IVR systems can be a blessing or a curse for customers in a hurry. A great system can help customers breeze through a menu to a quick response. A poorly designed one, on the other hand, can make them plunge deep into a black hole of menu options until they are screaming to speak to a real person. When the situation is the latter, companies can pay a heavy price for wasting people’s time. According to research by Interactions Corporation, 83% of customers will avoid a company after a negative experience with an interactive voice response system. To give your customers the answers they need without making them wander through a maze, consider these six tips for a user-friendly IVR system.
Your agents may not work 24/7, but your business should always be open to a certain extent. Just as a company website may enable customers to make purchases and find answers at any hour, an IVR system needs to offer self-service benefits around the clock. Customers who are searching for simple answers such as store locations or hours can easily obtain such information through IVR. Even those with more personalized requests—a bank account balance, for example—can benefit from an automated menu without needing to speak to a person. Tell customers upfront if agents are unavailable at a certain hour, and offer them other self-service options. For those who need human assistance, they may be directed to leave a message with the correct department.
Yes, the whole point of IVR is to help customers find answers. But the last thing they need is a neverending series of menu options that they will forget in three seconds. At every step of the IVR journey, customers should be given just a few options to choose from. It is much better for customers to proceed through several steps quickly than to be stuck on a single prompt for too long. So do make sure to give your customers options—just don’t overwhelm them by offering too many at once.
With so many smartphone users these days, visual IVR is an ideal way to appeal to customers on the go. According to a Radial and CFI Group survey, 55% of customers are likely to use visual IVR when given the option. This functionality allows customers to touch their way through a menu interface rather than listening to options. Vocalcom visual IVR, for example, offers advanced features such as wait time, callback, and visual customer surveys. When customers wish to communicate with agents without using a voice channel, they may use a text option such as chat.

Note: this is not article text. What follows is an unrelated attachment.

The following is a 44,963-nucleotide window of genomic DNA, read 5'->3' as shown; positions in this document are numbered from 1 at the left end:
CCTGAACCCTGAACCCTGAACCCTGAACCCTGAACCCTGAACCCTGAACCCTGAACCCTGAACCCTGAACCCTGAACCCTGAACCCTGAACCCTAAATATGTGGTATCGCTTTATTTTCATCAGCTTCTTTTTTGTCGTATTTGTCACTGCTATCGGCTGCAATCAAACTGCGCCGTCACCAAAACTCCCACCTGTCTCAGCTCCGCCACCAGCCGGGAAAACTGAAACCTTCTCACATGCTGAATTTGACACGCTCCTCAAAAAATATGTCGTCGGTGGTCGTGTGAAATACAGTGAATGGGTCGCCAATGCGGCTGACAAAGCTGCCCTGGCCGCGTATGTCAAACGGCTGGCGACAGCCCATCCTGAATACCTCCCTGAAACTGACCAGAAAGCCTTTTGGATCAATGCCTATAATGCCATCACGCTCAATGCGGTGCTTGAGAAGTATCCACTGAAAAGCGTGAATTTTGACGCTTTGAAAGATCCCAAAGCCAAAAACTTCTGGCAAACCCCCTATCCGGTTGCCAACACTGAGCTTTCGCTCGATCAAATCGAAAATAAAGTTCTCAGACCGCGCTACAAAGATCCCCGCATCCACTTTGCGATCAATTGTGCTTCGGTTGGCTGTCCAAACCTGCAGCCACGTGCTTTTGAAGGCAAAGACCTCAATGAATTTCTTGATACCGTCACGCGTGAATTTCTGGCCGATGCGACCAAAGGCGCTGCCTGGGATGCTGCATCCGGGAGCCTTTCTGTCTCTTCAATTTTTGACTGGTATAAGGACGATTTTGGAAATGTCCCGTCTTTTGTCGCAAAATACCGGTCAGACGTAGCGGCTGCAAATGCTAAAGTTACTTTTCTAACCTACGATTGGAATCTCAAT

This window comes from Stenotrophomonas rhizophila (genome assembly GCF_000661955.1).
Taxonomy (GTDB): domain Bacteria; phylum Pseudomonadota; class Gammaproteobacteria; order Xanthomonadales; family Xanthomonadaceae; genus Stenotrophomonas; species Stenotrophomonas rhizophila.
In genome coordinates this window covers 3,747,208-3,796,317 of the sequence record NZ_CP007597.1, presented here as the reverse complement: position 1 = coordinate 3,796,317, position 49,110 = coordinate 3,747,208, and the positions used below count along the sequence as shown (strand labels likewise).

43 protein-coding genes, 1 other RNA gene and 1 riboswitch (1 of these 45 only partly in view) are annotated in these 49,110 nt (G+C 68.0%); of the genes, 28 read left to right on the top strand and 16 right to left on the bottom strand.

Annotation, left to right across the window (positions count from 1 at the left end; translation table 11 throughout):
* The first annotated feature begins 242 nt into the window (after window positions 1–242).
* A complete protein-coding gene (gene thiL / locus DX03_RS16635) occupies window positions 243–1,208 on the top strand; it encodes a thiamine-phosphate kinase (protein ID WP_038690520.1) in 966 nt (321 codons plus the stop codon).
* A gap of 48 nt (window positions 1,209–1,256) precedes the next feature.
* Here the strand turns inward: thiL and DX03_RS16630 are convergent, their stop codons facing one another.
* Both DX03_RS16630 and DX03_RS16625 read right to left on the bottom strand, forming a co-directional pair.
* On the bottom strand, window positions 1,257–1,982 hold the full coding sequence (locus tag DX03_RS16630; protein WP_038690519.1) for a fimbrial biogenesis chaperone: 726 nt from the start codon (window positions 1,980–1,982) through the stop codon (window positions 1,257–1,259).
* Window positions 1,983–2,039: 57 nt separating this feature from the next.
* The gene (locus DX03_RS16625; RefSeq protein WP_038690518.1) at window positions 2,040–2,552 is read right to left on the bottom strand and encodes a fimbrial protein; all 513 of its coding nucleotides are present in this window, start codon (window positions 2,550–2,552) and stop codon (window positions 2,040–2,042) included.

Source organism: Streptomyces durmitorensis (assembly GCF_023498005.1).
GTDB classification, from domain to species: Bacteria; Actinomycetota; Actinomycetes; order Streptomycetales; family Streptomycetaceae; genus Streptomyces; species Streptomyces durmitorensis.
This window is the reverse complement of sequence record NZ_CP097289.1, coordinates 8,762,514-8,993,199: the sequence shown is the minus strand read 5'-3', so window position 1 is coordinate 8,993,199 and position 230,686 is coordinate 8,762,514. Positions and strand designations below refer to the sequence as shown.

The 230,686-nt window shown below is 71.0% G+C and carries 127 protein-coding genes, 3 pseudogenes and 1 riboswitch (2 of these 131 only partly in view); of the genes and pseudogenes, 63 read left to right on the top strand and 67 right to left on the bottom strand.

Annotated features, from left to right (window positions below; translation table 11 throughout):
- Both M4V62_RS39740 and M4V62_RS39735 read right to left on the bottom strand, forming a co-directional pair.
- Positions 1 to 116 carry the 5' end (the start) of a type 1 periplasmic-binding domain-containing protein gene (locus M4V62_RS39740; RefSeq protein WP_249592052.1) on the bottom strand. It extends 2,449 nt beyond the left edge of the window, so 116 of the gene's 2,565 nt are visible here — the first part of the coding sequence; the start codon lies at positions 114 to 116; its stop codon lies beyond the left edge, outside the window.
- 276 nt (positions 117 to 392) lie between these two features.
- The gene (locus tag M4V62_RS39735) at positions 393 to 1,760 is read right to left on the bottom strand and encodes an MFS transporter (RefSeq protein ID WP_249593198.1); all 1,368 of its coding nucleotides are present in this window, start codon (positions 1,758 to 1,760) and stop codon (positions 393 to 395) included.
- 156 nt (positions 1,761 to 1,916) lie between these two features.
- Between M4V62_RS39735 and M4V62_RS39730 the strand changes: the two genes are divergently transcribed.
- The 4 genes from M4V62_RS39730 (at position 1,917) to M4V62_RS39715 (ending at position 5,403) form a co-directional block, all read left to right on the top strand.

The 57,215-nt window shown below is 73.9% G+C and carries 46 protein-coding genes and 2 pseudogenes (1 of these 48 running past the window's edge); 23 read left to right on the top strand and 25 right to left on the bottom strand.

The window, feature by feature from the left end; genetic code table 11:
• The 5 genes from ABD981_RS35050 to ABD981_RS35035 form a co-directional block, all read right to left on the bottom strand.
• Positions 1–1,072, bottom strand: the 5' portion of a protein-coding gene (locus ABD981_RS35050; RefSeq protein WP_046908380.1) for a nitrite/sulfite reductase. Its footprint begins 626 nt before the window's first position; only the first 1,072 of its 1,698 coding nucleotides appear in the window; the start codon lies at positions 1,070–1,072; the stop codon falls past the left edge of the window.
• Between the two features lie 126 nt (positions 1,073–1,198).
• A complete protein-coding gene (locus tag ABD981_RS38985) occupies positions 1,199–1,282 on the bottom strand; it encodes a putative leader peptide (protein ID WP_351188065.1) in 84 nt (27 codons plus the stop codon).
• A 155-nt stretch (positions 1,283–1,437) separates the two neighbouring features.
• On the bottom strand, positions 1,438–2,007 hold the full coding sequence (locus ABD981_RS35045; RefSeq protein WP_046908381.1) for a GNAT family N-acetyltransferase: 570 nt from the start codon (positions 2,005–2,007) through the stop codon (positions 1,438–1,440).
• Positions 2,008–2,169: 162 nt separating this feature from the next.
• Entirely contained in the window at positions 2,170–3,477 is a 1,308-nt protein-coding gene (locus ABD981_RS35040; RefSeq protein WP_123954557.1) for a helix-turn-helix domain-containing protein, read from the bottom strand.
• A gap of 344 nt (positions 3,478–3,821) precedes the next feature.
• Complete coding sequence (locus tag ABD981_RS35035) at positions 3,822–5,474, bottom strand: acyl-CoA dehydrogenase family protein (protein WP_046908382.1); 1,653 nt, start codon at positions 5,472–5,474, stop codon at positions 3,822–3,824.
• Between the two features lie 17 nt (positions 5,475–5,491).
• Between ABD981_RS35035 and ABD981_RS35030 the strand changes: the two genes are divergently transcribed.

Sometimes customers are contacting you because they want to speak to a real person. Before they start yelling at your automated assistant, give them the option to speak to an agent if one is available. Giving customers the possibility to bypass a menu reassures them that they will find the answers they need.
And just what do your customers need from you? The best way to design a great IVR system is by assessing the reasons customers make contact. Menu options can be easily tagged so that your company knows how many times each one was selected. By reviewing calls, you can determine how IVR call routing can be optimized to save customers time and provide them with the information they need.
Lastly, always remember to listen to your customers. A quick survey provided at the end of a call allows them to offer feedback on improving the system. Are there too many menu options? Does it take too long to speak to someone? Getting answers to these questions will help your brand improve your IVR so that it actually helps your customers.
IVR does not have to be a painful experience. A savvy automated system coupled with sympathetic agents can help your customers soar through each experience with confidence and satisfaction.
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